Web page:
A Battle for Donations Brews By SLAV KANDYBA Staff Reporter Philanthropy in the Valley is alive, but it helps to be a pet cause when looking for a business benefactor. Locally, giving is driven by a few benefactors who donate major money and by businesses that tend to support causes they have a stake in, leaders of the nonprofits and foundations say. Because of the climate, the Valley’s money-raising institutions find themselves in stiff competition for corporate grants and private dollars, as well as in-kind giving. But, volunteering seems to be healthy, with at least one nonprofit (ONEgeneration in Van Nuys) enlisting 1,000 volunteers, and on the corporate side, for example, The Walt Disney Co. employees volunteer hundreds of hours to school through the company’s VoluntEARS program. The problem with the shortage of contributions lies with a number of factors, including how well the economy fares financially and who the executives and the boards at the donor companies are. Of course, how well-run and practical a non-profit or a foundation is has something to do with it. “Relying on corporate and foundation grants is whimsical,” said Robin Keefe, who has worked at a literacy-related nonprofit before founding her own in North Hills called BookEnds. “Climates change within the corporate environment.” On paper, it looks as if the Cal State Northridge Foundation, the fundraising arm of the university, is digging in gold soil. According to statistics from nonprofit monitor GuideStar, the foundation has reported receiving more than $5.5 million in “pledges and grants receivable” in fiscal year 2002 (the latest available data). That’s an astronomical jump from just under $1 million in fiscal 2001. In the 2003-04 fiscal year, the Foundation has raised more than $28.5 million, said July Knudson, vice president for university advancement, who oversees the Foundation. But numbers can be deceiving. For starters, the figures represent “not just cash but in-kind contributions,” said Knudson, who has worked at CSUN for several years after relocating from out of state. “I would be lying if I said that the Valley was an easy community to work with,” Knudson said. And CSUN President Jolene Koester and she are “out at least four or five days a week” attempting to secure financial and other contributions. It’s not necessarily that people don’t want to give, it’s that “we pretty consistently hear that there hasn’t been a strong culture of philanthropy in the Valley in the past,” Knudson said. A 30-minute trip on the freeway away, Los Angeles Valley College Patrons Association has experienced a different problem. “When I came in I looked at our board, we had 11 members and had space for 25,” said Raul Castillo, an executive director at the Association of three years. Castillo said he “had to evaluate each member’s mission” prior to setting the course for the foundation. Castillo also wanted a “diverse” board, so he reached out to the community. Now, the board is comprised of eight representatives of large corporations, eight smaller businesses, and two non-profits. The board had to be diverse because its members would “not only secure money but work with other corporations,” Castillo said. “It comes down to relationship building.” Apparently, that relationship building has come to fruition. Castillo said he thinks “everything is going as expected” and it’s hard to question that: While CSUN and Valley College foundations are doing well, albeit with some grumbling, things sometimes can be rocky at entities such as the Olive View-UCLA Medical Center Foundation. “A lot of the (givers) have tightened up and they get very specific,” said Beverly Froelich, executive director at Olive View-UCLA. And although the nonprofit foundation that supports various healthcare programs has been in the black since 2002, according to Froelich, it’s “cash and equivalent” had dropped almost by half from 2001 to 2002, according to statistics published by GuideStar. The competitive nature of healthcare philanthropy is partly to blame. “I know even when you carefully research to find out if you’re a good match, I find that you might get one out of six grants,” Froelich said. “Even if you develop a relationship with people it’s tougher and tougher.” But things are looking up for Olive-View, as the foundation has signed a three-year agreement to fund its most popular and expensive program, The Arthritis Empowerment Program. UniHealth Corp. will fund Olive-View $90,000 per year for a total of $270,000. Successful non-profits Non-profit organizations are entirely a different breed from foundations. They exist to provide a service that no one else does. This means there aren’t many rival nonprofits the ones that survive are going about their business the right way and have a niche. Non-profits have to compel and convince corporations into giving money. It’s easier to get in-kind gifts, such as old furniture and computers than it is to get cash. But if you’re doing it right, you can do it and BookEnds is a good example. The North Hills nonprofit that recycles children’s books and places them in schools, shelters, family literacy centers and youth organizations, secured a $20,000 grant from Verizon one of the largest lump sums the telecommunications company’s foundation has given in 2004, according to its grant list posted on the Web. Why did BookEnds receive the money, and such a hefty amount at that? It’s because, simply, Verizon happens to espouse the cause of literacy. And, on the receiving end, Robin Keefe, the founder of BookEnds, is well aware of that. “If I’m a great literacy organization and if I apply to a company that only supports cancer research, they’re not going to give (funding) to me,” Keefe said. On the other hand, “Verizon will benefit from a literate population.” But Keefe, who said BookEnds has “termed out for funding” with Verizon. Keefe’s organization is a great case study of how a nonprofit was born and raised, making the right moves on the route to stability and success. BookEnds began with Keefe’s son, now an 18-year-old student at UCLA. One decade ago, when Brandon Keefe was eight, he sat in on a board meeting of a non-profit his mom was involved in. He offered a simple suggestion that later became BookEnds: the younger Keefe said he wanted to donate his used books to kids who need them. Mother Keefe then took the idea, added an adult’s touch and sought the help of Los Angeles-based Community Partners, whose mission it is to “incubate new nonprofits,” she said. Grassroots non-profits are hard to start otherwise. “It’s a long and expensive process to have a 501 (c) (3),” Keefe said. “The reality is only 5 percent of projects become independent.” BookEnds beat the odds, becoming independent in 2002, after four years under the guidance and support of Community Partners. BookEnds’ independence was contingent on getting a board of directors and a financial infrastructure. But that is secondary to the original idea. “The first thing is there has to be a true need for your services,” Keefe said. “We have a very simple solution.” An outpouring of support from the community helped the young non-profit thrive, as well. “You learn very quickly it’s not about a founder and their son, it’s about a community that cares,” she said. Reaching out Having the community on its side meant BookEnds could meet its great needs at minimal cost. For instance, Keefe reached out to a Rotary Club to paint her office. “It’s a huge challenge for a non-profit organization that does not operate on a government contract,” Keefe said. BookEnds has progressively expanded its services. Book donations jumped 74 percent and 34 percent more kids will have access to books. More needy kids get more books, period. And although Bookend keeps delivering Verizon must think so, otherwise they wouldn’t give the $20,000 the non-profit’s IRS forms showed “$100,000 less in income” last year, Keefe said. That’s very bad news for an organization that has three employees and a budget of about $300,000. On the opposite end of the spectrum, CSUN Foundation is getting richer and with financial statements to support her, Judy Knudson said “there’s a real interest in the sense of excitement and anticipation that we are really on the verge of beginning to shift.” While that may be, CSUN Foundation’s grants and in-kind contributions largely come from benefactors in Los Angeles, or “over the hill,” Knudson said. For CSUN, it also helps to have the likes of Chuck Noski, an alumnus who happens to be chief financial officer of Century City-based Northrop Grumman, on its Foundation board. When going to events to ask for contributions, “there’s a difference between when we go as administrators and when Chuck Noski talks to his peers,” Knudson said.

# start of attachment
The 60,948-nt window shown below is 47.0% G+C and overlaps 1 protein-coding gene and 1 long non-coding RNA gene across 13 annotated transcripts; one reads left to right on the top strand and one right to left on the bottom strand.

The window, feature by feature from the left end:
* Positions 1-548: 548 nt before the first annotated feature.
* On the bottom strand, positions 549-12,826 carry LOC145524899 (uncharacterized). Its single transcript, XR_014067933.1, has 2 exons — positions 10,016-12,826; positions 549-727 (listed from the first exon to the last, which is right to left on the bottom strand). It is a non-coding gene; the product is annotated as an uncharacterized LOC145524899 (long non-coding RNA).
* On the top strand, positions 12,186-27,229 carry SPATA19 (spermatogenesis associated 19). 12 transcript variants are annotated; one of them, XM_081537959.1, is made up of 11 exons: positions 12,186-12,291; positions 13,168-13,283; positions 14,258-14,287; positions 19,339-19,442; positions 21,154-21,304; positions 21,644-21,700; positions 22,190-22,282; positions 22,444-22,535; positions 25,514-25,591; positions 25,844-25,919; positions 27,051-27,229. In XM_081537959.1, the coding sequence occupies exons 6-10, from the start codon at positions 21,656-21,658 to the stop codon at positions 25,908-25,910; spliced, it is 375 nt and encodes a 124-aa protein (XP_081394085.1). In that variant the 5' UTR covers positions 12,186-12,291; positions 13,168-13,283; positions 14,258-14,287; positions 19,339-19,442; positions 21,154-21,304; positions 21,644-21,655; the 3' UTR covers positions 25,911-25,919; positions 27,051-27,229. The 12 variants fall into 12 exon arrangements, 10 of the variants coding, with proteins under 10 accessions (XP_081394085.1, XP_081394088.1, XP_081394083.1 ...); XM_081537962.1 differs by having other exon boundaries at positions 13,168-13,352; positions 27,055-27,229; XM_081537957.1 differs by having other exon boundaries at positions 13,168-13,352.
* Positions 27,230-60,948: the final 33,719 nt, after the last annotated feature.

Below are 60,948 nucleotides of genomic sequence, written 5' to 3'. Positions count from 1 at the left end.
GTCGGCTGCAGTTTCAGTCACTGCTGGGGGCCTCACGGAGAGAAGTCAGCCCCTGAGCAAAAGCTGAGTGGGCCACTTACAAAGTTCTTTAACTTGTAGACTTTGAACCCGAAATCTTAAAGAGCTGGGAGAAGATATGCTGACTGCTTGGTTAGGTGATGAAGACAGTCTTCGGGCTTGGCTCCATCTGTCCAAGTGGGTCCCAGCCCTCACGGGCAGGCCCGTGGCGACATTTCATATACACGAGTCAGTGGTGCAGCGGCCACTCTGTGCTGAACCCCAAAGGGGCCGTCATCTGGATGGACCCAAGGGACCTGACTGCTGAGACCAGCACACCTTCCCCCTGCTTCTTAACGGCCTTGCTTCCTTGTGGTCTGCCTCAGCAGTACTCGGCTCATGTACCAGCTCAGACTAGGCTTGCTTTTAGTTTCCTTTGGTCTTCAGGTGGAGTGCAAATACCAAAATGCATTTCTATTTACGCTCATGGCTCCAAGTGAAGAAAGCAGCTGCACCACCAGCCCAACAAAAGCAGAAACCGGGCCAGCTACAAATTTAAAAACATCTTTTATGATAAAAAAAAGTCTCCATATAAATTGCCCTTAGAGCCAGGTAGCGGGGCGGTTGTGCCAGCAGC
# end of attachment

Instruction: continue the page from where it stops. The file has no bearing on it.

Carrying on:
A Battle for Donations Brews